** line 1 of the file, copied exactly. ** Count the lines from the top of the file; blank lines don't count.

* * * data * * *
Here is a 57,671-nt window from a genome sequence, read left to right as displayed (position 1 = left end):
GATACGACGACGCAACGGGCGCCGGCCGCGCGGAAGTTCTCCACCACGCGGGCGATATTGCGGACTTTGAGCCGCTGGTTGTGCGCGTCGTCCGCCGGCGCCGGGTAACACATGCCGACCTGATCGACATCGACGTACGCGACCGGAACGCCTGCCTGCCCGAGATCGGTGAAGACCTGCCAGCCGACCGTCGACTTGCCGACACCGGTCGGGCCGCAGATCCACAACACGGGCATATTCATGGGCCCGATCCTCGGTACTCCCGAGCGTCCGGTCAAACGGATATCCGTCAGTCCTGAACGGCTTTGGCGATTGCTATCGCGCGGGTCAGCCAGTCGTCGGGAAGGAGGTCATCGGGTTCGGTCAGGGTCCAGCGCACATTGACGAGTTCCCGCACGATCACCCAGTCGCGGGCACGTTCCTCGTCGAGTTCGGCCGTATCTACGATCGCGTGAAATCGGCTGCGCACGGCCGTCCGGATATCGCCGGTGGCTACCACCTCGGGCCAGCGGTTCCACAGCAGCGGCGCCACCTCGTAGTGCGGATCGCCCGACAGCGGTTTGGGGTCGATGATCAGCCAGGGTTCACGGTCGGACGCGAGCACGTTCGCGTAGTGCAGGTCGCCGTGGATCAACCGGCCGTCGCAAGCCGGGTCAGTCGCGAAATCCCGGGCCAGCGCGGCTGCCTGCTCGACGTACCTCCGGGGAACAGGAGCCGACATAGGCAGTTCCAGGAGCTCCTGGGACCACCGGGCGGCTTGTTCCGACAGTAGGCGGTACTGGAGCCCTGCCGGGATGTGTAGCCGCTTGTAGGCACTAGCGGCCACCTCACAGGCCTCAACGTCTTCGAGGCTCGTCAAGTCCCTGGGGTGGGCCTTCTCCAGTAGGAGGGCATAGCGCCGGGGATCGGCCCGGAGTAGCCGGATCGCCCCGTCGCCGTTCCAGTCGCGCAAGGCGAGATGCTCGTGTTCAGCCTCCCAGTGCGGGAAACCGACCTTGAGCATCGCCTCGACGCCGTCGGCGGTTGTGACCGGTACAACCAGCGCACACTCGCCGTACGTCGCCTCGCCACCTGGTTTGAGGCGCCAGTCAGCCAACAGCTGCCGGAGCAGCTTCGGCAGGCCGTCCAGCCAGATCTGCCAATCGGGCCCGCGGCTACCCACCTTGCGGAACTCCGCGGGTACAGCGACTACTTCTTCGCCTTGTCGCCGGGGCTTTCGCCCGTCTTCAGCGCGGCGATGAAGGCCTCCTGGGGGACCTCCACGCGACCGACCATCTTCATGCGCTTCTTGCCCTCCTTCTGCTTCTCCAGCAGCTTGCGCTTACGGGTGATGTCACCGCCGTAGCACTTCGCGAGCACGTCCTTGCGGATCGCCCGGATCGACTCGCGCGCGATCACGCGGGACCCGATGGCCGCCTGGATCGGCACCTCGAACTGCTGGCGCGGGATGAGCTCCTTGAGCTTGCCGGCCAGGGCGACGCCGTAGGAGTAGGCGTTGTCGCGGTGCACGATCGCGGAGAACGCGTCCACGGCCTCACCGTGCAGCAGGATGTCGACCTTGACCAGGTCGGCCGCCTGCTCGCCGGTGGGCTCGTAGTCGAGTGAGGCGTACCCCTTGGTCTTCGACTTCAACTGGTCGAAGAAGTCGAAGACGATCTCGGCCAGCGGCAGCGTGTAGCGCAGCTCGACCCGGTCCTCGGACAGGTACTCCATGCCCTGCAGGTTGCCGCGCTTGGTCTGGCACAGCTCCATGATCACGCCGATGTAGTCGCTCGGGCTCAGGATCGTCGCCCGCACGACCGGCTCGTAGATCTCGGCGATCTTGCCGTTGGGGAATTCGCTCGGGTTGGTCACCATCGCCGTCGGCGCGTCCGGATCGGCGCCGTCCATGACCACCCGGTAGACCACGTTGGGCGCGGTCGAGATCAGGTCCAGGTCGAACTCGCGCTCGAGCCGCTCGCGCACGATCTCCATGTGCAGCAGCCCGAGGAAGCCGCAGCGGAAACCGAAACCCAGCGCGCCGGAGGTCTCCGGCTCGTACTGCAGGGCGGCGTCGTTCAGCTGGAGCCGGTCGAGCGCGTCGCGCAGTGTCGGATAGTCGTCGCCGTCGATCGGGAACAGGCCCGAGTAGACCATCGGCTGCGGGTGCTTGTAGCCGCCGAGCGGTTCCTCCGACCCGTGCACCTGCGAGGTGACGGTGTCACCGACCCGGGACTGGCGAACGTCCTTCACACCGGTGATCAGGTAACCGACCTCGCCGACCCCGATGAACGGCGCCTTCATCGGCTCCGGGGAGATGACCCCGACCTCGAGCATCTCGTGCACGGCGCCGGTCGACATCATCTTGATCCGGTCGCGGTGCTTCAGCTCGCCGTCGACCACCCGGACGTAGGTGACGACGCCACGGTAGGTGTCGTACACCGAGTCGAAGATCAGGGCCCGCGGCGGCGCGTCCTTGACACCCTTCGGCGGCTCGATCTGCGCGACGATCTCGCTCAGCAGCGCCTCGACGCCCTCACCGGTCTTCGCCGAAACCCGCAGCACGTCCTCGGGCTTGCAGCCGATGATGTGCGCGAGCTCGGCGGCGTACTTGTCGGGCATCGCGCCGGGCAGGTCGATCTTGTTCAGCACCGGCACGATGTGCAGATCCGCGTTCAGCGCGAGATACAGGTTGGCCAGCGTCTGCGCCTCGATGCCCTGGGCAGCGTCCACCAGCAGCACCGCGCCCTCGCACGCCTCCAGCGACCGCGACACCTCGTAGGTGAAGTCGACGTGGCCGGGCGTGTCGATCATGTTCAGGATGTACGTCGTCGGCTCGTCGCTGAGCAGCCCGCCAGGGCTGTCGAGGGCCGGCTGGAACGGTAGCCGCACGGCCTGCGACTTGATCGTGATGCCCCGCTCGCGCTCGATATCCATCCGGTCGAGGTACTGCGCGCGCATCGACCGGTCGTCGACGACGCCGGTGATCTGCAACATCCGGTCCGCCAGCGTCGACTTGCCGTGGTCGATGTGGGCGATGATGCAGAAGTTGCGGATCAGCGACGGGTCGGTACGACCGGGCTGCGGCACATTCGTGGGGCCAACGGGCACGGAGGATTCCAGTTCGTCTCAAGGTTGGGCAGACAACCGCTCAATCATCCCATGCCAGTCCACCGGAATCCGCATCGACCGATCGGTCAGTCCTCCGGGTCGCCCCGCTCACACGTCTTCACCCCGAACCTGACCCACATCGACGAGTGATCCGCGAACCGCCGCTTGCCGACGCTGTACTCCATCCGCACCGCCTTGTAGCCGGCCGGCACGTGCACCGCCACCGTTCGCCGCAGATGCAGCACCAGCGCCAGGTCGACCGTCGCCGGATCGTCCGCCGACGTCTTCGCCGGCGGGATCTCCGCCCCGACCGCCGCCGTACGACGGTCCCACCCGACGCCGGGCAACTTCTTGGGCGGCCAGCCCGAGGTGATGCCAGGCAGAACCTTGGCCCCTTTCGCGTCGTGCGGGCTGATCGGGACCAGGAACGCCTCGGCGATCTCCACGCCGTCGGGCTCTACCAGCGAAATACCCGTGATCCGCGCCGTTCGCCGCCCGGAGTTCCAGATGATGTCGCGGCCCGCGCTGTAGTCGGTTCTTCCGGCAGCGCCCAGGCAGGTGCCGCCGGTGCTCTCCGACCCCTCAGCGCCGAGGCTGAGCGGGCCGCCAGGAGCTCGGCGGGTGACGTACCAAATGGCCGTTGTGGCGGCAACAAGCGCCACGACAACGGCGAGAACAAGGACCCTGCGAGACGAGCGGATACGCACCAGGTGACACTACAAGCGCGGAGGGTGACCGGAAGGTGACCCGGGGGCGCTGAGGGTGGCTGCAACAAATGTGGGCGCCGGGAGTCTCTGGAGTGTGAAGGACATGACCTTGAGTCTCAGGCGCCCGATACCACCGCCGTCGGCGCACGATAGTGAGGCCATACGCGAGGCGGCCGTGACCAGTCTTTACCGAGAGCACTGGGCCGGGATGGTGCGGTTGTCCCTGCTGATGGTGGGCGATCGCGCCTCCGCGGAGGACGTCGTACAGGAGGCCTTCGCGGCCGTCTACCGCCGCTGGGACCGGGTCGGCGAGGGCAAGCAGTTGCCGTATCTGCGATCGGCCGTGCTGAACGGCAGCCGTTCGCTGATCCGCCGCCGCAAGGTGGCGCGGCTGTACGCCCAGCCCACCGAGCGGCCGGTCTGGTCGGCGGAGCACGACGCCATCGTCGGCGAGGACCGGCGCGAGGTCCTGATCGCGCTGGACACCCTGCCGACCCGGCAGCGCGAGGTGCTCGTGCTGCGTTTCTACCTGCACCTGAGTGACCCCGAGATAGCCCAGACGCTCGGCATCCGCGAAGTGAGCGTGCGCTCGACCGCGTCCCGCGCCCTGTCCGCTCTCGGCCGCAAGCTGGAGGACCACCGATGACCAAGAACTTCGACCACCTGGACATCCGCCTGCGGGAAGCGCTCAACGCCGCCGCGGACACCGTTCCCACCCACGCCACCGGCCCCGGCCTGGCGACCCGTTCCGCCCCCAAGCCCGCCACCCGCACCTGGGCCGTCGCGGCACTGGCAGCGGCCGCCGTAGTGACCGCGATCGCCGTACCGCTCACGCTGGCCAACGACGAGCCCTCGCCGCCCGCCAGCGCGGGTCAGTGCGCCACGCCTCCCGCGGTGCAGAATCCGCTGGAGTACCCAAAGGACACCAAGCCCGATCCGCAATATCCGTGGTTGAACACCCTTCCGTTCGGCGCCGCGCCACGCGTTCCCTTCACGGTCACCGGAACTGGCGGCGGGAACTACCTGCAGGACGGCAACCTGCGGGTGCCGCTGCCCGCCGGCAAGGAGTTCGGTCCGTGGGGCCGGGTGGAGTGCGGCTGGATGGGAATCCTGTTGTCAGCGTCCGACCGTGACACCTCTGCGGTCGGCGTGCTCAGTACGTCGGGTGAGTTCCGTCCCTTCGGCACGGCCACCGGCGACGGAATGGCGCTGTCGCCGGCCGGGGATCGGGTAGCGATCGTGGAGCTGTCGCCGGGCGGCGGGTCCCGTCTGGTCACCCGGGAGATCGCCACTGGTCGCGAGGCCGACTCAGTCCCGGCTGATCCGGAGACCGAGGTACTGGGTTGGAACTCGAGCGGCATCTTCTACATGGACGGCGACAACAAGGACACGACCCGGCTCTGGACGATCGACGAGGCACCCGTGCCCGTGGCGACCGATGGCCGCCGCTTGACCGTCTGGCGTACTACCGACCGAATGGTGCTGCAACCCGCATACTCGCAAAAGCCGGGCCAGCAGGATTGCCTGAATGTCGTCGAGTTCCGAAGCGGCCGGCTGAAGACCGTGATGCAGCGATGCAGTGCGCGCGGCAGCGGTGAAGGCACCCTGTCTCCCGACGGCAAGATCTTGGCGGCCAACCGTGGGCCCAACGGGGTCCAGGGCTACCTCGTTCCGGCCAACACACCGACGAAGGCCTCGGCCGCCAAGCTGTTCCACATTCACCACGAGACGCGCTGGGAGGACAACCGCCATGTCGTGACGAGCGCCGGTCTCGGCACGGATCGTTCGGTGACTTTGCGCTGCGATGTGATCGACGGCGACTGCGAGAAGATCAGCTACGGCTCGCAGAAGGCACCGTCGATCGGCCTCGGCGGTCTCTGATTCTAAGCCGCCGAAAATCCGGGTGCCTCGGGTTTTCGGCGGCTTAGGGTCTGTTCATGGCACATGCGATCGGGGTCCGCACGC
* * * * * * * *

Here is a 57,671-nt window from a genome sequence, read left to right as displayed (position 1 = left end):